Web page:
How to do it in five easy steps
1. Know your media
- Think about which papers, radio stations or TV news channels your learners or potential learners read or watch. These are the ones to target!
- Google their contact details, and call them up. Ask to speak to the news desk about your story, and make sure to get a contact name and email for the journalist you talk to.
2. Know what you want
The media could do lots of different things to help you, so be clear about what you want! Here are some of our ideas:
- They could run an article about an event you’re having.
- You could invite them to come along to an event so they can cover the story.
- You could tell them about a great piece of news, or a great learner’s story and ask them to run it as a story.
3. Build your story
Before you make that phone call or write that press release, think about what your story is and be prepared to ‘sell’ it to the journalist!
- Think about what’s happening, why what you’re doing is so important for the local community, and why you think the journalist should cover it.
- Have all the details of your story clear in your head – including the basics of What, Why, Where, When and How.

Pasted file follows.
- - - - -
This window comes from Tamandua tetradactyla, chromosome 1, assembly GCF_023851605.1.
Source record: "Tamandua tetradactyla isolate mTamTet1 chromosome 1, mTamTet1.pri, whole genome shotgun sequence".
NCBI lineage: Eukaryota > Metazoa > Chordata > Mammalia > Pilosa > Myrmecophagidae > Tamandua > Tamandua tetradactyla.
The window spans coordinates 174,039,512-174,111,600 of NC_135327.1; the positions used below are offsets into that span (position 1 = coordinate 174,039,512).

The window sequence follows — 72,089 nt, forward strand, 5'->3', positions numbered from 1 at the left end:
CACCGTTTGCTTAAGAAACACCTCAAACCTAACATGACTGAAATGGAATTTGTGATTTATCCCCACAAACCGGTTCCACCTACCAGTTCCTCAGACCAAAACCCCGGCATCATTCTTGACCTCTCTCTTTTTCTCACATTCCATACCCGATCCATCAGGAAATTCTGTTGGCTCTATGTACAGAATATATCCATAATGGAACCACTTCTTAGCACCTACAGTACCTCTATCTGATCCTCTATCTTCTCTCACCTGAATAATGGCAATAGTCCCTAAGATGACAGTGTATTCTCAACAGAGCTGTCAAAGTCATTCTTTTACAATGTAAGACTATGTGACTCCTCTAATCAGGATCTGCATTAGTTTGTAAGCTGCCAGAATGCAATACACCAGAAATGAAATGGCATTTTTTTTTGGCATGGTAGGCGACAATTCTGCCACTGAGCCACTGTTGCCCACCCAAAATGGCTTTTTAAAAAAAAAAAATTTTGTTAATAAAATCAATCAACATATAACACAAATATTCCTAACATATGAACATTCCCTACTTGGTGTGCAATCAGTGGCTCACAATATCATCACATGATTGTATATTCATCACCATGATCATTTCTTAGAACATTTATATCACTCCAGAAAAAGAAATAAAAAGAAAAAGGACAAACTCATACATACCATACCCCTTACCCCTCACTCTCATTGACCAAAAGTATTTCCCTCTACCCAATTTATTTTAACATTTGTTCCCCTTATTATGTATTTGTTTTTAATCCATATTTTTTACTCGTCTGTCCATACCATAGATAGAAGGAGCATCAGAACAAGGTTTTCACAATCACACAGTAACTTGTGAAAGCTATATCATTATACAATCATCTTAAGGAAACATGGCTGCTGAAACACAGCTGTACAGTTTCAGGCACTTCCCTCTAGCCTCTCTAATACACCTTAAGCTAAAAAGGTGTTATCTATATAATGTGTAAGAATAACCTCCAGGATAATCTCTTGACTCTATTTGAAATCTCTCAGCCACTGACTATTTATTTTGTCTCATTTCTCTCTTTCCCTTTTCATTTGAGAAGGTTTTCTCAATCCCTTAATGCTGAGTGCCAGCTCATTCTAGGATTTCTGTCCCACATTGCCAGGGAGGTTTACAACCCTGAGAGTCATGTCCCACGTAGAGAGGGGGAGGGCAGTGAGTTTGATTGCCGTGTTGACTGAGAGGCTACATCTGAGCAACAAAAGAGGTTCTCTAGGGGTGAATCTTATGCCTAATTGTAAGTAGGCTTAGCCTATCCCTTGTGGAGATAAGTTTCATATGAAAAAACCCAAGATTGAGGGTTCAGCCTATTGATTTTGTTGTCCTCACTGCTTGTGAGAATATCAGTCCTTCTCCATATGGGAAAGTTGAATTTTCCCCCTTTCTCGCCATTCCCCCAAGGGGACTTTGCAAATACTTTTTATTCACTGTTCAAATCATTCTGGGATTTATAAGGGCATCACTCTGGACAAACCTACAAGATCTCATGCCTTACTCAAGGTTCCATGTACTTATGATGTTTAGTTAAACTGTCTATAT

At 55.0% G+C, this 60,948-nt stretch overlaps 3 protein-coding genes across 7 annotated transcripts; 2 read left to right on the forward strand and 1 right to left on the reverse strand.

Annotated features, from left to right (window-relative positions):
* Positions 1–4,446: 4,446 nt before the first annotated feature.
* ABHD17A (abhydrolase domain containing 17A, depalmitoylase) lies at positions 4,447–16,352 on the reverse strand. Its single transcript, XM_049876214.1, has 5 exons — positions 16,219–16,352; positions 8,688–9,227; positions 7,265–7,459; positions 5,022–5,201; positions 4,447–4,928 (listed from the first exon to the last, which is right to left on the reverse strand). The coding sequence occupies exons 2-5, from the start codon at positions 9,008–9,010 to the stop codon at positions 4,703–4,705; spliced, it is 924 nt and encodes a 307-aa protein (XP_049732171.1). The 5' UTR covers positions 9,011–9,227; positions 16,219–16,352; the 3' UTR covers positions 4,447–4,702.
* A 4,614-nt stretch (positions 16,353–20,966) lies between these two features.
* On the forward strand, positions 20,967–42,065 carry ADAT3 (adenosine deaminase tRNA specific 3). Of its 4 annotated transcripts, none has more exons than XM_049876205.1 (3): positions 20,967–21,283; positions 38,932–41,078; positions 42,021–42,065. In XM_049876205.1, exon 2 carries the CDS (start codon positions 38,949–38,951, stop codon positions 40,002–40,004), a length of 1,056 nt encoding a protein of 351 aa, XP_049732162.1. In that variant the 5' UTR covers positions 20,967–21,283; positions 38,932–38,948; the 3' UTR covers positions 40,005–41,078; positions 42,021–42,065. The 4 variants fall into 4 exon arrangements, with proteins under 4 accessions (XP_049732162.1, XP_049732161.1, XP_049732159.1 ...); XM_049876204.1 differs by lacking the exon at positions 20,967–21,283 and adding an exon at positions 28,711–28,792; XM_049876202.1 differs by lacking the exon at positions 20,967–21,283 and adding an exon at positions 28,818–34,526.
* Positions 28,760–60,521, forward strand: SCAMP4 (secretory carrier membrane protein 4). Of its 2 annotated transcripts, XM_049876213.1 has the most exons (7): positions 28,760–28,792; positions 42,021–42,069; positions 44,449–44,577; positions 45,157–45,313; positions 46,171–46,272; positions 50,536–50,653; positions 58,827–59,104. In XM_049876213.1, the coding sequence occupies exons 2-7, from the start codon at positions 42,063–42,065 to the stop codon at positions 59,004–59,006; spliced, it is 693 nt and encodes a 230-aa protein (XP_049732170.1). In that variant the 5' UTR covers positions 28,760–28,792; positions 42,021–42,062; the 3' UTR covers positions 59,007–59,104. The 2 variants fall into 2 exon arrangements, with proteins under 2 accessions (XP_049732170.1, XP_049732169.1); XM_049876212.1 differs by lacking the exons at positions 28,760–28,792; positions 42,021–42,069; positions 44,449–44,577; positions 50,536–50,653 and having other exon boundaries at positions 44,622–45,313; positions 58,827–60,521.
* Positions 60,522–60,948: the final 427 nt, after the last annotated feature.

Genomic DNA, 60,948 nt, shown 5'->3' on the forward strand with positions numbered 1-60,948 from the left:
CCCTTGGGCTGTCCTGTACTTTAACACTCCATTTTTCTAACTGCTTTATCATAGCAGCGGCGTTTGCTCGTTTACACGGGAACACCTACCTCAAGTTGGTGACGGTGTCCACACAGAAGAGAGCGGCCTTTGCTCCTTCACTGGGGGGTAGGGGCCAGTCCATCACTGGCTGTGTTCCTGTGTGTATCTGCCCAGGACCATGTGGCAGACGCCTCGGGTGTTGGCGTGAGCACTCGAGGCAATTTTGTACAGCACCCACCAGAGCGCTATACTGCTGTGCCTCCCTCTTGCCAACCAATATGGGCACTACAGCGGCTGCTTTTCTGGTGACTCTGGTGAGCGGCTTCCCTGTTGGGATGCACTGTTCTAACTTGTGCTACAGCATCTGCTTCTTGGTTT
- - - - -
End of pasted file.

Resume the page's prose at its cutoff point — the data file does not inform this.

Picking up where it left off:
- Make sure you’ve got some exciting things to offer the journalist as part of the story. It could be an interview with a VIP or learner or a great photo opportunity.
4. Get writing
The best way to send stories to journalists is in a press release.
- Think of a snappy headline – something that does what it says on the tin but grabs the journalist’s attention!
- Work from the top down. The first few sentences should include the most important bits of your story – Who, What, Why, Where and How!
- Use quotes. A story is much more ‘human’ if it includes real people. You could quote from yourself, a centre manager, or one of your star learners talking about how fab the internet and your centre are! Just make sure you get them to approve their quotes first!
- Include your contact number so the journalist can get hold of you with any questions – and make sure you’re around to answer their call!
- Copy and paste your press release into the body of an email rather than sending it as an attachment. Always spell check before pressing Send!
5. Take a picture
Always get a picture to send off with your press release.
- Make it personal. Avoid boring PR line-ups of VIPs in suits! Journalists are interested in people, so get a shot of people’s faces – smiling at the camera or deep in conversation.
- Make sure you get head and shoulder shots rather than distance shots. Try and keep your background as clear as possible, and the people as big as possible!
- Always include a caption about what’s going on – but check you’ve spelt everyone’s name right.
- Call first to see if they want the picture attached to your email or if they’d rather you sent it to a picture desk.